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Tips to Prepare for a Long, Severe Cold and Flu Season 

Cold and flu season is upon us and state health officials report that influenza, also known as the flu, and RSV, a common respiratory illness, activity levels are expected to be high and prolonged this winter after COVID-19 safety measures kept infections low the past few years. 

It’s important for families to keep their child home from school if they are feeling sick, and employees should also stay home if they are sick. The flu and COVID-19 are both spread from person-to-person, especially indoors and in crowded places.

What Symptoms to Look For

Symptoms for both viruses include fever, headache, and muscle and joint pain, as well as a sore throat and coughing.

RSV is a respiratory virus that has been detected in previous cold and flu seasons. Symptoms of RSV include cough, runny nose, and fever. Treatment consists of managing symptoms and, in severe cases, hospitalization.

Tips to Avoid Getting Sick

To help prevent the spread of respiratory viruses, including COVID, everyone can follow these important tips: 

  • Wash your hands often with soap and water for at least 20 seconds. If soap and water are not available, use an alcohol-based hand sanitizer.
  • Avoid touching your eyes, nose, and mouth with unwashed hands.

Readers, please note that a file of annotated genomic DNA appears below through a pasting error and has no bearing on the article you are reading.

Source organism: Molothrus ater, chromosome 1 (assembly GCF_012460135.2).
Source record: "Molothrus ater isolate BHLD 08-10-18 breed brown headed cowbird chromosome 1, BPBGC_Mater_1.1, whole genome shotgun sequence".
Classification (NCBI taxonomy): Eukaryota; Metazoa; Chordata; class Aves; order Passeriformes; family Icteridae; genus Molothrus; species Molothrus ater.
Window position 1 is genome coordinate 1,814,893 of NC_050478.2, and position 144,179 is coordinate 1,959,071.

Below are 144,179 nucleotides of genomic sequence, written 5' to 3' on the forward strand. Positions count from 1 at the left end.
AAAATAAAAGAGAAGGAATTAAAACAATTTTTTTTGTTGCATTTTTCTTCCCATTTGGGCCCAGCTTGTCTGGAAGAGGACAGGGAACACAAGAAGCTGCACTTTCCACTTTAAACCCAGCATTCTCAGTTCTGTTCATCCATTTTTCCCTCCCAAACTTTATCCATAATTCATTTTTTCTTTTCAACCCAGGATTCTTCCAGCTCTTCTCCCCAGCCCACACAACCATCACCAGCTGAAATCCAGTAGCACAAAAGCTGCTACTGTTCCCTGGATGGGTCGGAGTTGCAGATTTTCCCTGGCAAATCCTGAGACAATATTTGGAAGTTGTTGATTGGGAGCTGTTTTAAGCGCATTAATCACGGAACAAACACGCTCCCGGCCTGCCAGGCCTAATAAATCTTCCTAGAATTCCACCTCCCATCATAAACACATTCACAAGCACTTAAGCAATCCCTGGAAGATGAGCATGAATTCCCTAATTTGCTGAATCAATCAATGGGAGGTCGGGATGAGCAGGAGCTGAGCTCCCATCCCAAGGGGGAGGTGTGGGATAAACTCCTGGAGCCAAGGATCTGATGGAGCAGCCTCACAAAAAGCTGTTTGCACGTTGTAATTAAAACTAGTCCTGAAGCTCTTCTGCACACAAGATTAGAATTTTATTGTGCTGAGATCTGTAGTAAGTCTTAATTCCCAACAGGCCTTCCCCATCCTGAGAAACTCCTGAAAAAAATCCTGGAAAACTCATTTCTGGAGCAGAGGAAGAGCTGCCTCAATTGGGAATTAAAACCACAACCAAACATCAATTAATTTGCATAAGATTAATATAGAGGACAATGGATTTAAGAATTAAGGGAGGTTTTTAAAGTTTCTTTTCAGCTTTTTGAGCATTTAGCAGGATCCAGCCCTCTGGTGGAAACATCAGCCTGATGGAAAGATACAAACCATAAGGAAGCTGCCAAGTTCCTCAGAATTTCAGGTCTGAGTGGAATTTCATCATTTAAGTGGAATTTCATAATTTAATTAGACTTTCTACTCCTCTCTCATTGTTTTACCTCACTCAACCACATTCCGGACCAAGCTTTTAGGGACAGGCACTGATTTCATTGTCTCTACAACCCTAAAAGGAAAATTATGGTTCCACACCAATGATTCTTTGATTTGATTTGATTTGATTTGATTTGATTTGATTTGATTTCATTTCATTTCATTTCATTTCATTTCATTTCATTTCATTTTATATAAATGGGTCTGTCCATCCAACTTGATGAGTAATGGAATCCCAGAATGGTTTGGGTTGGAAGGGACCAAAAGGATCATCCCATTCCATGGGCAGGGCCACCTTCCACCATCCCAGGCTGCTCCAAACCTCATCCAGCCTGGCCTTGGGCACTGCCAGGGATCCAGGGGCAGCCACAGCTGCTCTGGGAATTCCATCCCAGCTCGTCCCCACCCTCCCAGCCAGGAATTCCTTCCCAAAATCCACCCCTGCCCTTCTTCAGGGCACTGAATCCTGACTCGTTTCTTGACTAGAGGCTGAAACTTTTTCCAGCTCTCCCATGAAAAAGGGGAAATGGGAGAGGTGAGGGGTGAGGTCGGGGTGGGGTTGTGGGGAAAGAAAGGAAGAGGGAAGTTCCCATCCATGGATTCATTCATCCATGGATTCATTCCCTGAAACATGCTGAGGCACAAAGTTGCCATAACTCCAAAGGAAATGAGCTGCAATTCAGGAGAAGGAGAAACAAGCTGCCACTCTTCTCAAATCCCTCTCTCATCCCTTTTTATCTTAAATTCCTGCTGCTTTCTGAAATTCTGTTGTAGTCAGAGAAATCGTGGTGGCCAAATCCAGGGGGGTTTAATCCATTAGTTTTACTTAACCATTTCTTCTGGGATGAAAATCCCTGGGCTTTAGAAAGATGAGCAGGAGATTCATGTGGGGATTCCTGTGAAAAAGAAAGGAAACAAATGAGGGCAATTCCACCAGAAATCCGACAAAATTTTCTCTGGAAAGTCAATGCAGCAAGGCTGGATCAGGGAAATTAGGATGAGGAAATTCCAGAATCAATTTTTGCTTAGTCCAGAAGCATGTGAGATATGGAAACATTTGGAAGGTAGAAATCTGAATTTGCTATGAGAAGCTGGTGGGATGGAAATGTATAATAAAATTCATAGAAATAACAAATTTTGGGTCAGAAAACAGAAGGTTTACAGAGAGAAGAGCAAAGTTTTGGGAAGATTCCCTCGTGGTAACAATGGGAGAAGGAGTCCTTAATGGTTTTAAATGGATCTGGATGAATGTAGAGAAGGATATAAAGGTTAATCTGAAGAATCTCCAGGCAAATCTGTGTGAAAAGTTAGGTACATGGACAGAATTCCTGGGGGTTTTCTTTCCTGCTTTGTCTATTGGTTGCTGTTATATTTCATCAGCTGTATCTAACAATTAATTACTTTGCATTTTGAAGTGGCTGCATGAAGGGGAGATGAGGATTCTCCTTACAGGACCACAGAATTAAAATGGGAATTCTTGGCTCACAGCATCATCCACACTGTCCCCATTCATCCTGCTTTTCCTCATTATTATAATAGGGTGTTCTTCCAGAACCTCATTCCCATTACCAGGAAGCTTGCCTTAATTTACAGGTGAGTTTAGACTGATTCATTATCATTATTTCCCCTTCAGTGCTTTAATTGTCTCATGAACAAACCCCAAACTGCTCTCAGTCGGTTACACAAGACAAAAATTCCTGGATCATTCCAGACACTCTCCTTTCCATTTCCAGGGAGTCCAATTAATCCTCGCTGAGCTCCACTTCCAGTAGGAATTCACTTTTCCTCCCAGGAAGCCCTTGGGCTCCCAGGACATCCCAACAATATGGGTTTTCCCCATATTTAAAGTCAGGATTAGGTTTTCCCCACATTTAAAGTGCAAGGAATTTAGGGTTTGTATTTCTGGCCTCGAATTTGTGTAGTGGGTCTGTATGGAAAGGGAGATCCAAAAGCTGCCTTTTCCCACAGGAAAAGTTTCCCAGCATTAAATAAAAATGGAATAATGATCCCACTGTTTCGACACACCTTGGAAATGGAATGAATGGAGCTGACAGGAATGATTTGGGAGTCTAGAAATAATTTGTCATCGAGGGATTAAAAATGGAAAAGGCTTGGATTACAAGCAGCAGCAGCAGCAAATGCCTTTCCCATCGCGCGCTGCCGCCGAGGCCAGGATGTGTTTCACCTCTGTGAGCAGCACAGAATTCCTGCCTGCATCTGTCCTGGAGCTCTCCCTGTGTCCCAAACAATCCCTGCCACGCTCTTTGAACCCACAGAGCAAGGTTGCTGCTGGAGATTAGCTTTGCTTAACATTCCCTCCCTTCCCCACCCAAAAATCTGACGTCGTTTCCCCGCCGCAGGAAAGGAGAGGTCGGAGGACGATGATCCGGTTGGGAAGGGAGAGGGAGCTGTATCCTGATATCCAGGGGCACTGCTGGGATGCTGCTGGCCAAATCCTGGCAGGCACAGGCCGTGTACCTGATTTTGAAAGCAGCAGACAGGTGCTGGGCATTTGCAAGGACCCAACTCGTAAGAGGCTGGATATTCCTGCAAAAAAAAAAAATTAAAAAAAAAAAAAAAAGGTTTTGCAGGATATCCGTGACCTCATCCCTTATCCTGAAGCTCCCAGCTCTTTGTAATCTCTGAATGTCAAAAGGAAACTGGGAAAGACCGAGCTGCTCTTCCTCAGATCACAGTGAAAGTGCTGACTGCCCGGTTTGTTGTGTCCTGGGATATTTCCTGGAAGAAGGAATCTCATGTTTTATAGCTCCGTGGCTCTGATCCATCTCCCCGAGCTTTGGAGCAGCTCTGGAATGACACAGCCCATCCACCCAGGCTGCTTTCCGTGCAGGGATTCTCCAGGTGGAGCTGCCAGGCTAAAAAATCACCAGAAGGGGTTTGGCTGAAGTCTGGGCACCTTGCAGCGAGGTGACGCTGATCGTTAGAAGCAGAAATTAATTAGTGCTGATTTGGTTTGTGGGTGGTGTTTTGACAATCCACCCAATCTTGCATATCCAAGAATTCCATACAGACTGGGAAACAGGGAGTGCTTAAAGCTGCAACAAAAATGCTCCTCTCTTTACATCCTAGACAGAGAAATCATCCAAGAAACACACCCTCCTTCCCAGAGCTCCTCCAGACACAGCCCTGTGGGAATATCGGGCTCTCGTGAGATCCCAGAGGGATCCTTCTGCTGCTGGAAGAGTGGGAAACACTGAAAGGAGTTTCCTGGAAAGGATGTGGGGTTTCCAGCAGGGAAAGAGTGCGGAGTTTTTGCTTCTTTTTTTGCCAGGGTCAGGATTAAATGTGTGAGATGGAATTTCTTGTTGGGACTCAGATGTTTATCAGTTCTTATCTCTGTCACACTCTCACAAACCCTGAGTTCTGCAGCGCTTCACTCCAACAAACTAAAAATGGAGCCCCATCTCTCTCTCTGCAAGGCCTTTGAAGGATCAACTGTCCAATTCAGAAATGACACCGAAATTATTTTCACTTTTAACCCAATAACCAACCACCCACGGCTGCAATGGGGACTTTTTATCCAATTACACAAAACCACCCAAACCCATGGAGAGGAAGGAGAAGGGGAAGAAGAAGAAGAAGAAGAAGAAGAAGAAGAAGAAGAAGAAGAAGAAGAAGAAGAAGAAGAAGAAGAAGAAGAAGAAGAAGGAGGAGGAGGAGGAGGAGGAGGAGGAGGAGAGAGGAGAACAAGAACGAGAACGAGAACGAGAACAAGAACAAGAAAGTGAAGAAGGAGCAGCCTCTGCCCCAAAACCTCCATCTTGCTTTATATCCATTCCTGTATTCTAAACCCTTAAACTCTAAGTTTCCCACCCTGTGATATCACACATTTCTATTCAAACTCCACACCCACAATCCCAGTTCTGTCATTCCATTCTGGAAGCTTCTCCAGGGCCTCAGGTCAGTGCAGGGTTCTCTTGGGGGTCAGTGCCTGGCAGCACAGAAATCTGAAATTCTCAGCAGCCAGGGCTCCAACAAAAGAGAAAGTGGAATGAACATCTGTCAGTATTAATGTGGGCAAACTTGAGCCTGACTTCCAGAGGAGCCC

• Avoid close contact with people who are sick.
  • Stay home when you are sick.
  • Cover your cough or sneeze with a tissue, then throw the tissue in the trash.
  • Consider wearing a face covering while indoors or in crowded places.
  • Clean and disinfect frequently touched objects and surfaces.
  • Individuals with chronic health issues and/or individuals experiencing severe symptoms should be evaluated by a medical professional. 
  • Get vaccinated every year.
The California Department of Public Health has a video to help stay healthy this winter.

The Centers for Disease Control and Prevention (CDC) recommends that everyone 6 months and older get vaccinated against both viruses every year.

Vaccination is especially important for people at higher risk of developing complications from the flu and COVID-19. They include:

  • People with chronic medical conditions like asthma, diabetes, and lung disease, even if symptoms are under control
  • Pregnant women
  • People aged 65 years and older
  • People who live with or care for others who are at higher risk

It takes about two weeks after vaccination for immunity to develop.

Resources for School Leaders

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